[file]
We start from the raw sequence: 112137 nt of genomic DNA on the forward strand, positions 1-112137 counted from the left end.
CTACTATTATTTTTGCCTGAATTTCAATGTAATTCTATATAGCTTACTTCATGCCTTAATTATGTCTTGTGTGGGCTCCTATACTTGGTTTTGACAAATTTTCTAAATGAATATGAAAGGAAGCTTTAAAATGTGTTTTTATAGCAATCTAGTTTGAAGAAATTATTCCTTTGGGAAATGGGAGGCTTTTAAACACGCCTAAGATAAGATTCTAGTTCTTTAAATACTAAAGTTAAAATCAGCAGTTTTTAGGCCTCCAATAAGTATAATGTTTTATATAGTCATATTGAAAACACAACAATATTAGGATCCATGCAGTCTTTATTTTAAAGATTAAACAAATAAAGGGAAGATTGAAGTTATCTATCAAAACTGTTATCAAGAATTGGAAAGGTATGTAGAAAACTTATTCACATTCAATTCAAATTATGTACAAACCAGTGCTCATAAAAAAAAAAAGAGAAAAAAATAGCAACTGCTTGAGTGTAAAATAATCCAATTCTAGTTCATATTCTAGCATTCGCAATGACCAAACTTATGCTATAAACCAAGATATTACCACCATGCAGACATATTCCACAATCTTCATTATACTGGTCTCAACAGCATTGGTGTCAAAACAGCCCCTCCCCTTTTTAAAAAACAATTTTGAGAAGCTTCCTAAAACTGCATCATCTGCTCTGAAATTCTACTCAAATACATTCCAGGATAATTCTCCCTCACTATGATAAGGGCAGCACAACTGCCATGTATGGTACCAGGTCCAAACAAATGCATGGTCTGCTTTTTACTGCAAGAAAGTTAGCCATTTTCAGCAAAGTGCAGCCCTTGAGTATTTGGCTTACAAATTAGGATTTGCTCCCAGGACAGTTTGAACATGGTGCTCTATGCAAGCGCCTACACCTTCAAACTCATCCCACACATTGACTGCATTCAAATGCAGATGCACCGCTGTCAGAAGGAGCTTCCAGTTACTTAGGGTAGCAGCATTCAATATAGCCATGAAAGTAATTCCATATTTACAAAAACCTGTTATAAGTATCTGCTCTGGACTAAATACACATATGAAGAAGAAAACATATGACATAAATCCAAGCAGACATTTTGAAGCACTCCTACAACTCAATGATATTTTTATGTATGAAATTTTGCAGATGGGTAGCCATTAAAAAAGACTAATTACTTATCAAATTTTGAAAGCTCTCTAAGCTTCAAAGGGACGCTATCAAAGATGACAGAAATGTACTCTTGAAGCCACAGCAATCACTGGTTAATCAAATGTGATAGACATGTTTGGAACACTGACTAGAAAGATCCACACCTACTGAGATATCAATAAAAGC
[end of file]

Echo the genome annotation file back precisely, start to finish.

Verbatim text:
We start from the raw sequence: 112137 nt of genomic DNA on the forward strand, positions 1-112137 counted from the left end.
CTACTATTATTTTTGCCTGAATTTCAATGTAATTCTATATAGCTTACTTCATGCCTTAATTATGTCTTGTGTGGGCTCCTATACTTGGTTTTGACAAATTTTCTAAATGAATATGAAAGGAAGCTTTAAAATGTGTTTTTATAGCAATCTAGTTTGAAGAAATTATTCCTTTGGGAAATGGGAGGCTTTTAAACACGCCTAAGATAAGATTCTAGTTCTTTAAATACTAAAGTTAAAATCAGCAGTTTTTAGGCCTCCAATAAGTATAATGTTTTATATAGTCATATTGAAAACACAACAATATTAGGATCCATGCAGTCTTTATTTTAAAGATTAAACAAATAAAGGGAAGATTGAAGTTATCTATCAAAACTGTTATCAAGAATTGGAAAGGTATGTAGAAAACTTATTCACATTCAATTCAAATTATGTACAAACCAGTGCTCATAAAAAAAAAAAGAGAAAAAAATAGCAACTGCTTGAGTGTAAAATAATCCAATTCTAGTTCATATTCTAGCATTCGCAATGACCAAACTTATGCTATAAACCAAGATATTACCACCATGCAGACATATTCCACAATCTTCATTATACTGGTCTCAACAGCATTGGTGTCAAAACAGCCCCTCCCCTTTTTAAAAAACAATTTTGAGAAGCTTCCTAAAACTGCATCATCTGCTCTGAAATTCTACTCAAATACATTCCAGGATAATTCTCCCTCACTATGATAAGGGCAGCACAACTGCCATGTATGGTACCAGGTCCAAACAAATGCATGGTCTGCTTTTTACTGCAAGAAAGTTAGCCATTTTCAGCAAAGTGCAGCCCTTGAGTATTTGGCTTACAAATTAGGATTTGCTCCCAGGACAGTTTGAACATGGTGCTCTATGCAAGCGCCTACACCTTCAAACTCATCCCACACATTGACTGCATTCAAATGCAGATGCACCGCTGTCAGAAGGAGCTTCCAGTTACTTAGGGTAGCAGCATTCAATATAGCCATGAAAGTAATTCCATATTTACAAAAACCTGTTATAAGTATCTGCTCTGGACTAAATACACATATGAAGAAGAAAACATATGACATAAATCCAAGCAGACATTTTGAAGCACTCCTACAACTCAATGATATTTTTATGTATGAAATTTTGCAGATGGGTAGCCATTAAAAAAGACTAATTACTTATCAAATTTTGAAAGCTCTCTAAGCTTCAAAGGGACGCTATCAAAGATGACAGAAATGTACTCTTGAAGCCACAGCAATCACTGGTTAATCAAATGTGATAGACATGTTTGGAACACTGACTAGAAAGATCCACACCTACTGAGATATCAATAAAAGC